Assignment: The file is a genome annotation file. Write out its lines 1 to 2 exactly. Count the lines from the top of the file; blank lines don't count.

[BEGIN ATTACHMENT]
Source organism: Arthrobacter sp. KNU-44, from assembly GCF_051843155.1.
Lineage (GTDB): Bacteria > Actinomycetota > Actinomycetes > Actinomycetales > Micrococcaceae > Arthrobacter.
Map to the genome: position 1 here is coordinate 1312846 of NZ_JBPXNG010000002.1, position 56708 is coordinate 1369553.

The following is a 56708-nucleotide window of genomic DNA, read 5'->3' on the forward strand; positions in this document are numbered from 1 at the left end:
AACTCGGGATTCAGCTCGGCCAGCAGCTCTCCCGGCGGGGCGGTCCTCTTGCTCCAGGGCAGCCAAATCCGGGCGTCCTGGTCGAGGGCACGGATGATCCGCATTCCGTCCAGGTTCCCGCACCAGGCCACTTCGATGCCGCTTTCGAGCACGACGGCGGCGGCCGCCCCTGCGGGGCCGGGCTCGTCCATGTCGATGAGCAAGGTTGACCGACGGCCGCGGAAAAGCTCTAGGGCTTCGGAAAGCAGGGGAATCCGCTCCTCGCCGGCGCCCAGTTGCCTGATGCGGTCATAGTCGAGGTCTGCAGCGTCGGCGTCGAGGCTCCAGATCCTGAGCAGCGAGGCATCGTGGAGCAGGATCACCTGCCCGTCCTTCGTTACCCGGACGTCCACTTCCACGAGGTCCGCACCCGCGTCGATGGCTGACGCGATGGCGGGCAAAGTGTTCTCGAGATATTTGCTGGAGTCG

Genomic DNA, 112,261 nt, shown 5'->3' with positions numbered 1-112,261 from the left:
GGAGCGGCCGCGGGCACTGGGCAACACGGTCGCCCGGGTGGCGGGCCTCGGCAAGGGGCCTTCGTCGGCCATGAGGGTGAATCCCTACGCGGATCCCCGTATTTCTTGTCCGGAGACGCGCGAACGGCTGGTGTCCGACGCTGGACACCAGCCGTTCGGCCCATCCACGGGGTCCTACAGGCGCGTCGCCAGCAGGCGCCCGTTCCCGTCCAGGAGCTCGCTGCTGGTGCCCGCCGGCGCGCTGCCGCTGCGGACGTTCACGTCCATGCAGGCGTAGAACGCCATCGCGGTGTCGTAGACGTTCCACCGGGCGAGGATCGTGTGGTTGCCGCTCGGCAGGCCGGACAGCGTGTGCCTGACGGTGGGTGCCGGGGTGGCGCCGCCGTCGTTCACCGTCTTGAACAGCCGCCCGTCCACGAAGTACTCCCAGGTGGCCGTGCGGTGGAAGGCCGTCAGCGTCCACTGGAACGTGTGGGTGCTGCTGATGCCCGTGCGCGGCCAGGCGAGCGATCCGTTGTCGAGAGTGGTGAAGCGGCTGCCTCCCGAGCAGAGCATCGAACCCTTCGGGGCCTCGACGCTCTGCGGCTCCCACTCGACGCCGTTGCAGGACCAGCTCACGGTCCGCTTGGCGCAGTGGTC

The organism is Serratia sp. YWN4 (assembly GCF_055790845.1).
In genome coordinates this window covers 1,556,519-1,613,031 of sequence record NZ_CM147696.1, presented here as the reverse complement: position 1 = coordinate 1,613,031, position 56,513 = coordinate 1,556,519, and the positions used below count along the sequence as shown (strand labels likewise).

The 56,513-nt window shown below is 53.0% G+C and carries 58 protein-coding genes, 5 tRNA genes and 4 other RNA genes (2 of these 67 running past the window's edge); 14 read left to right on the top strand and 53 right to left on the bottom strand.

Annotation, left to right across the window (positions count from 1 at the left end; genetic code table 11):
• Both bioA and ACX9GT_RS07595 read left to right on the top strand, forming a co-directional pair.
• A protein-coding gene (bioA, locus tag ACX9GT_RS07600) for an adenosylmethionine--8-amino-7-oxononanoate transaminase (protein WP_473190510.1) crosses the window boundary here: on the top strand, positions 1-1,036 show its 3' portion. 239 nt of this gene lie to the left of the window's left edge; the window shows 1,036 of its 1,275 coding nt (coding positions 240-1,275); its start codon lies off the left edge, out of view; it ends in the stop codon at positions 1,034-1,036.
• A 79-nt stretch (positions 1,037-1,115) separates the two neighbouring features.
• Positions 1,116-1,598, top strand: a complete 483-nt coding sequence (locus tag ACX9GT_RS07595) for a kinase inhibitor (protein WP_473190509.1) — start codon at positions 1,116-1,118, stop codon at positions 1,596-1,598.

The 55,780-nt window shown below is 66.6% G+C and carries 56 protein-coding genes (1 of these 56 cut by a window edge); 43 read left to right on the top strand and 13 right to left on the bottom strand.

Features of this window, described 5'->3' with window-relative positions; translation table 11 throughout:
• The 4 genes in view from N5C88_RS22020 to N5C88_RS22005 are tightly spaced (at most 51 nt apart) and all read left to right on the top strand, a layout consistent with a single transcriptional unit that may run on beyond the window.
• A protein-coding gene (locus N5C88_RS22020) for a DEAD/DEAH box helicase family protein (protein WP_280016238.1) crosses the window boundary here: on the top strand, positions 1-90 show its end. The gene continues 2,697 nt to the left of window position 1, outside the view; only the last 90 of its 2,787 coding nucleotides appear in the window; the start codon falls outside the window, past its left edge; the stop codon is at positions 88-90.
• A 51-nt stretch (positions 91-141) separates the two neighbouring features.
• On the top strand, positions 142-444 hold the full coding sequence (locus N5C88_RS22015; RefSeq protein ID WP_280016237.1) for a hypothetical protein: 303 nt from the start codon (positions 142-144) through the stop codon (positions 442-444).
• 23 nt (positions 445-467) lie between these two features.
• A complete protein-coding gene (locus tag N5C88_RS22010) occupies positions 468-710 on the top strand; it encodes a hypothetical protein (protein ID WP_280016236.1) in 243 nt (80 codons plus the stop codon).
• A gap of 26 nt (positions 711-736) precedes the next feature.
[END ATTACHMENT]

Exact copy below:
Source organism: Arthrobacter sp. KNU-44, from assembly GCF_051843155.1.
Lineage (GTDB): Bacteria > Actinomycetota > Actinomycetes > Actinomycetales > Micrococcaceae > Arthrobacter.